We haven’t had a Thursday fact or fiction in a while so here’s a good one for you regarding squat depth. I’ve been struggling with the new one-size-fits-all recipe that we should squat deep and “break parallel”. I’m just not comfortable with it.
In the past we were told to stop at parallel (thighs parallel to the floor) to protect our knees like the picture here:
Then suddenly safe squatters became the devil and all sorts of snottiness entered the fitness arena about squatting lower, more like the picture here:
If you think I am kidding about the cattiness regarding squat depth just take a quick look on pinterest or google and check out all the fitness memes mocking people who don’t squat deep.
However, here’s my issue. I have NEVER subscribed to any sort of one-sized-fits-all fitness advise. Personally my knees get angry going so deep. As a runner my #1 concern when lifting is protecting my knees (and even if you don’t run, you should be working out safely to avoid injury at all times). My workout partner has bad knees and squats shallow as well. Let me tell you, we are both very strong and can squat heavy. Much heavier than most. But some jack-in-the-box trainer with chicken legs stopped us one day to lecture us on squatting depth. Unfortunately I haven’t been able to find a good article to back up my opinion that we all should squat differently. Until a few days ago that is. 2 articles came across my desk. The first was this one from T-Nation. This second from the PTDC I liked even better. I will be honest, I had to read it several times to fully grasp it, but the pictures and explanations have convinced me 100% that I have been correct in my thoughts that we can and should all squat differently.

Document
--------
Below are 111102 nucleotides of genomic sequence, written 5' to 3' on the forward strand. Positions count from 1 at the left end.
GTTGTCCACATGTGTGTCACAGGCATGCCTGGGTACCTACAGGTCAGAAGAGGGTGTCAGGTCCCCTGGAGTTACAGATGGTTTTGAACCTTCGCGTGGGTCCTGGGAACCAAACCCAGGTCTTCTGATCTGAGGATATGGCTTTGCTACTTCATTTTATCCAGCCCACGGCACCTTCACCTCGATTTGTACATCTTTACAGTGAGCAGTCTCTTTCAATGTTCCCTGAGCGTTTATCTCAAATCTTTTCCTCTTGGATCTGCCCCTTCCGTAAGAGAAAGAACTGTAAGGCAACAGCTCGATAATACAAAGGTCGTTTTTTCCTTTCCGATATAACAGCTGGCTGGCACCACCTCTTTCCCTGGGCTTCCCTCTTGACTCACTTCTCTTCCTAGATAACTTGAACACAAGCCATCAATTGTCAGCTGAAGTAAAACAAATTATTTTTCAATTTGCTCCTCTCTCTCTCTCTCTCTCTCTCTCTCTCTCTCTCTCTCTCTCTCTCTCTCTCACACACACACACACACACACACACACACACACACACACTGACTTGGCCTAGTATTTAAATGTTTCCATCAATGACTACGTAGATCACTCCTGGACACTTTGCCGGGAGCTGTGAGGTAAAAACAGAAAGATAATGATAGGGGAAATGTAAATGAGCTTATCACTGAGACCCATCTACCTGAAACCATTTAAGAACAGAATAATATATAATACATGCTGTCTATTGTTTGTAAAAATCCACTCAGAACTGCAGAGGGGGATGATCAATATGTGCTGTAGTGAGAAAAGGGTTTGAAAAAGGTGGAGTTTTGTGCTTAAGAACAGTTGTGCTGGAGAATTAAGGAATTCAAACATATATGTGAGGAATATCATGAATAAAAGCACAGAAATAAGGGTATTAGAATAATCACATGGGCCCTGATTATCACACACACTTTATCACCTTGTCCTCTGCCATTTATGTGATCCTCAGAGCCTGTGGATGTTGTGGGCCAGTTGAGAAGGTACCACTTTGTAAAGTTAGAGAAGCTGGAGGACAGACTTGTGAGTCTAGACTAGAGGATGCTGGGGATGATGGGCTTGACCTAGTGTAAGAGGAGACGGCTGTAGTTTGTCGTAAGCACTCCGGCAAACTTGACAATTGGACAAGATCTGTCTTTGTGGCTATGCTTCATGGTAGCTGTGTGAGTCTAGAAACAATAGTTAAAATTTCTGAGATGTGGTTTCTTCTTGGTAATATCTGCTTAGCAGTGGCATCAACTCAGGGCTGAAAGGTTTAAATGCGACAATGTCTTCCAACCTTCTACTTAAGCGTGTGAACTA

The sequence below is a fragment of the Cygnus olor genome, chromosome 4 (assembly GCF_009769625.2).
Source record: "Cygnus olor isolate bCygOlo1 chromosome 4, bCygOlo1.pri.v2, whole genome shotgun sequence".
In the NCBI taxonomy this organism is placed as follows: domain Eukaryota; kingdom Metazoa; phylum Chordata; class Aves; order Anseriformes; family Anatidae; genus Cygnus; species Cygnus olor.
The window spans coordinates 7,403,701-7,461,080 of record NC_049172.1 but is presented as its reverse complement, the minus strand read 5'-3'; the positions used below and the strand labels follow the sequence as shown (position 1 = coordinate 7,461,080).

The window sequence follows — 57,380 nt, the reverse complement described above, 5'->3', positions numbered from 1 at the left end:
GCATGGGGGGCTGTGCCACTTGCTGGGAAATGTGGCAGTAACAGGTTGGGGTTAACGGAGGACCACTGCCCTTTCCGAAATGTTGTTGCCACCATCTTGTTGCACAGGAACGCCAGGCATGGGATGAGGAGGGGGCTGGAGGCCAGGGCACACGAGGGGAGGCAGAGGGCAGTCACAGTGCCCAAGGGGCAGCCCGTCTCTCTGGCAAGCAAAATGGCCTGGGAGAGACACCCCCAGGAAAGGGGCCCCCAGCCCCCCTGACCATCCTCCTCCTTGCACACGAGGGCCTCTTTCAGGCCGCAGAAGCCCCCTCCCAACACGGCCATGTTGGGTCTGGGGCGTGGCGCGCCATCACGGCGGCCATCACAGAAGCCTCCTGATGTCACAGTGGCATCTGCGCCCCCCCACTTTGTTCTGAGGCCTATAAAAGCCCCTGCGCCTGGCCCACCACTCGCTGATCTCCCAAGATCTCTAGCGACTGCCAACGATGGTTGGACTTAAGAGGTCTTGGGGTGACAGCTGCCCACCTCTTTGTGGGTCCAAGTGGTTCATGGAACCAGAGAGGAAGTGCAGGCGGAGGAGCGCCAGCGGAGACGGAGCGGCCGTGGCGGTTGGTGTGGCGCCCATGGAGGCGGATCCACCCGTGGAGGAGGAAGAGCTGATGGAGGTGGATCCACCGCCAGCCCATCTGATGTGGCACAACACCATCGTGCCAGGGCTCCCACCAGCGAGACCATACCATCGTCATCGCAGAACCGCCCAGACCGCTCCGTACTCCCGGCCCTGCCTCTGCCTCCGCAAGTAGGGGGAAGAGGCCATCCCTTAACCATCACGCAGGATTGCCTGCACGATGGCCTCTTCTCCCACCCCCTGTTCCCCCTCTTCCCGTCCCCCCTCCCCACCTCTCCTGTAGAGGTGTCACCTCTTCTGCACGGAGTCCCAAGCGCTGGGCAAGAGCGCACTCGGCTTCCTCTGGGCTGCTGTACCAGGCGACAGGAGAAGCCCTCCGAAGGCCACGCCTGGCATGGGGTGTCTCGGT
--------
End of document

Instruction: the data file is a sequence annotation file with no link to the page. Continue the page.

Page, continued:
Finally, for those of us who do not break parallel we can have some piece of mind that we are not missing out or squatting incorrectly. And if you have a trainer who is not working with your body and giving you one-sized-fits-all advice please consider sharing this article with them. Please do not injure yourself following bad advise. Follow your instincts, keep searching for science backed information and most importantly stay safe out there.